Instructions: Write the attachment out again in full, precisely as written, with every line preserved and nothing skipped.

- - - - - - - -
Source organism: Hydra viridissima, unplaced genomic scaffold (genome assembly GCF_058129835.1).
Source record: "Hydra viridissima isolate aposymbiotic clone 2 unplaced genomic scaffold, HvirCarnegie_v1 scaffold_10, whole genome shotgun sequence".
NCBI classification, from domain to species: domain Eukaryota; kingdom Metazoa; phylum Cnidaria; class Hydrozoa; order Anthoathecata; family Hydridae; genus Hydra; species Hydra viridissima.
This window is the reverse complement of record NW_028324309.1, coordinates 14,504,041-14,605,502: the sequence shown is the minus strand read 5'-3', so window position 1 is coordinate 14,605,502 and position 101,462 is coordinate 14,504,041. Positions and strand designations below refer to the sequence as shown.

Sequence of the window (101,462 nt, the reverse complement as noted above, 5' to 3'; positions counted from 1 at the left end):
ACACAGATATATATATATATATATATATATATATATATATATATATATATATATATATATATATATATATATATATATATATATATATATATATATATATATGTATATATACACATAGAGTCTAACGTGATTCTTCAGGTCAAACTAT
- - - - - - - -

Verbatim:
Source organism: Hydra viridissima, unplaced genomic scaffold (genome assembly GCF_058129835.1).
Source record: "Hydra viridissima isolate aposymbiotic clone 2 unplaced genomic scaffold, HvirCarnegie_v1 scaffold_10, whole genome shotgun sequence".
NCBI classification, from domain to species: domain Eukaryota; kingdom Metazoa; phylum Cnidaria; class Hydrozoa; order Anthoathecata; family Hydridae; genus Hydra; species Hydra viridissima.
This window is the reverse complement of record NW_028324309.1, coordinates 14,504,041-14,605,502: the sequence shown is the minus strand read 5'-3', so window position 1 is coordinate 14,605,502 and position 101,462 is coordinate 14,504,041. Positions and strand designations below refer to the sequence as shown.

Sequence of the window (101,462 nt, the reverse complement as noted above, 5' to 3'; positions counted from 1 at the left end):
ACACAGATATATATATATATATATATATATATATATATATATATATATATATATATATATATATATATATATATATATATATATATATATATATATATATATGTATATATACACATAGAGTCTAACGTGATTCTTCAGGTCAAACTAT